A Georgetown Law student discovered that SCOTUS losers may be predicted in advance by the larger number of questions they receive from Supreme Court Justices. Chief Justice John Roberts validates this, indicating last year that Justices use questions as a “backboard” for persuading colleagues to adopt their position. I agree that losing parties’ attorneys tend to draw more questions. The formula probably works in trial and intermediate appellate courts as well.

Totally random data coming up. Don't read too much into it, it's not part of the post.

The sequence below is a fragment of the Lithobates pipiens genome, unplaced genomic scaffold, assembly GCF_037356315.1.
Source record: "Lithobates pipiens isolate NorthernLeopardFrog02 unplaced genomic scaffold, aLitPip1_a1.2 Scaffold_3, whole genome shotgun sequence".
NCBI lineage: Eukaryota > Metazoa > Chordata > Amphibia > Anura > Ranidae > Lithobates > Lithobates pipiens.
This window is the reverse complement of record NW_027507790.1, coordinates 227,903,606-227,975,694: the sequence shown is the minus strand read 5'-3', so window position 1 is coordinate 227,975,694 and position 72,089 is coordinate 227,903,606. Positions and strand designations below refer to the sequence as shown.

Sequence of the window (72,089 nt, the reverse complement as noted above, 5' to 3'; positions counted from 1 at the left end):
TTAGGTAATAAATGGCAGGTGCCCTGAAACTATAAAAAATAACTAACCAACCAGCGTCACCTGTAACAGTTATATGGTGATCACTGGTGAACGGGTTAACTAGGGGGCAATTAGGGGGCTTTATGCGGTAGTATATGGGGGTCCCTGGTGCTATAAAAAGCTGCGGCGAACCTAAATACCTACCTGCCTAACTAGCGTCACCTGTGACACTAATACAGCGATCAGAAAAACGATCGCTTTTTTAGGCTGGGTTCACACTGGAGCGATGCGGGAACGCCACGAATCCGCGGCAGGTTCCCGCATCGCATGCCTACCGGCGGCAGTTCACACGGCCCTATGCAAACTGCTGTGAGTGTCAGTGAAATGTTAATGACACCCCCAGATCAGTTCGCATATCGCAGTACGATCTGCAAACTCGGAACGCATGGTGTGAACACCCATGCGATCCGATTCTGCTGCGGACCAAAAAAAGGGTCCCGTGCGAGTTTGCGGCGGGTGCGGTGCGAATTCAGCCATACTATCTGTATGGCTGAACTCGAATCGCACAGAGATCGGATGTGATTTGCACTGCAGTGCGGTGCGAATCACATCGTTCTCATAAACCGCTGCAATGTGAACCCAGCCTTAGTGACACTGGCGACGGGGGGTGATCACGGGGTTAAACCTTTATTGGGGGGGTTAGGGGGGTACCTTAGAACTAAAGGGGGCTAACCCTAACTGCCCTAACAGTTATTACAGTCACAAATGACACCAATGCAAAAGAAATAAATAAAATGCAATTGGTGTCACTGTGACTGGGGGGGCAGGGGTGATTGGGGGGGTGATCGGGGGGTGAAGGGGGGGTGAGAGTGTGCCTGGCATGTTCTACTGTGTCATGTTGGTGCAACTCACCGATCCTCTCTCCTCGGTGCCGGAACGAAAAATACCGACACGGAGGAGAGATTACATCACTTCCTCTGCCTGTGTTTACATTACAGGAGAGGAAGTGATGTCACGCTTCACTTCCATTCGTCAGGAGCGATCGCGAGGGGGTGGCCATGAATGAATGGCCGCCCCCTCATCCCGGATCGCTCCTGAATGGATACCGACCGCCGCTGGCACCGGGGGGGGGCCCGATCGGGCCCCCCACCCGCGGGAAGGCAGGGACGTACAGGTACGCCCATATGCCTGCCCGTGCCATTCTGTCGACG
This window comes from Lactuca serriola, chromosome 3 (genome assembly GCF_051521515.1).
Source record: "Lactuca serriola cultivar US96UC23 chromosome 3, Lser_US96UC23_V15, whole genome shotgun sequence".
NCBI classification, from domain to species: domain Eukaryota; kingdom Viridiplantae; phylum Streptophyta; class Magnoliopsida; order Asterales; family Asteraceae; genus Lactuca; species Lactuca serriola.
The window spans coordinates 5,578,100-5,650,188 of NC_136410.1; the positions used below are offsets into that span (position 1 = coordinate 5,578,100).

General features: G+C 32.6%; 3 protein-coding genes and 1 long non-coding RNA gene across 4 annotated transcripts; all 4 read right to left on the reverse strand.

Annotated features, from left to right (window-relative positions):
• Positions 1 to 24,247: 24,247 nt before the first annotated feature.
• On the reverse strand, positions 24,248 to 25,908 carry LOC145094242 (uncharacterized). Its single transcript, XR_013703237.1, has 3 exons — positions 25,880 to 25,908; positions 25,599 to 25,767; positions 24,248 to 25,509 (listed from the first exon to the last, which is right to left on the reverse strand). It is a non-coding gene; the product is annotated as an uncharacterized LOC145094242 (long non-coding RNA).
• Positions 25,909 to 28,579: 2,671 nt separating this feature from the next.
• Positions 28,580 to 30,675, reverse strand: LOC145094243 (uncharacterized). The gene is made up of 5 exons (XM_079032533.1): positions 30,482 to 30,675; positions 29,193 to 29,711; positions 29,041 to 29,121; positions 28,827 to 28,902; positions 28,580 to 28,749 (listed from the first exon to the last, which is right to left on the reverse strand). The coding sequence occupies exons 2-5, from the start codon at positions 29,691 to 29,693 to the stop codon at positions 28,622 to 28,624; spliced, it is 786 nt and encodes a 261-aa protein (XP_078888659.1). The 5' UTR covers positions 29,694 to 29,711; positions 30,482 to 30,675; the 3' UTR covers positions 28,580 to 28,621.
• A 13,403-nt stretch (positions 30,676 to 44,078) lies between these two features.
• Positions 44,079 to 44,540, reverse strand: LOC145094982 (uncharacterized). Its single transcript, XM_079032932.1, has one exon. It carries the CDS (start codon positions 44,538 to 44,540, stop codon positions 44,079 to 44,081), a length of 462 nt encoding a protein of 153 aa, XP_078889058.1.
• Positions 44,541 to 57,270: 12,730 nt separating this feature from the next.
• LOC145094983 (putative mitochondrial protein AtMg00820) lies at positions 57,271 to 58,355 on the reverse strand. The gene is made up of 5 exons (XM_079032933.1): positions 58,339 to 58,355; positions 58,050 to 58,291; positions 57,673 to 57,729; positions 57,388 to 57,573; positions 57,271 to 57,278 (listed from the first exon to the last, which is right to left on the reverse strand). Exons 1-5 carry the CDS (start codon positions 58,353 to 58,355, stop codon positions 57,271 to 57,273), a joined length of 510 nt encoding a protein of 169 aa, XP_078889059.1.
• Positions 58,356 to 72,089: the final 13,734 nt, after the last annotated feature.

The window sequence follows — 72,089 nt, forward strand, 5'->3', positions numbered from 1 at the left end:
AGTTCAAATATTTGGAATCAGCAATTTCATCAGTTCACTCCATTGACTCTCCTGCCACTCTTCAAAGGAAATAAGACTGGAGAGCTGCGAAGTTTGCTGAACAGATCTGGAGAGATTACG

But this device has limited utility when you are already in front of the decision-maker; as attorney fees are spent and the legal work is done. It would be advantageous to forecast outcomes earlier. I suggest that when counsel on each side of a case differ significantly in years of experience, the side with more years has a greater likelihood of winning. I exclude legal aid and pro bono attorneys from my hypothesis, since they often advance matters with less or non-existent merit-based triage.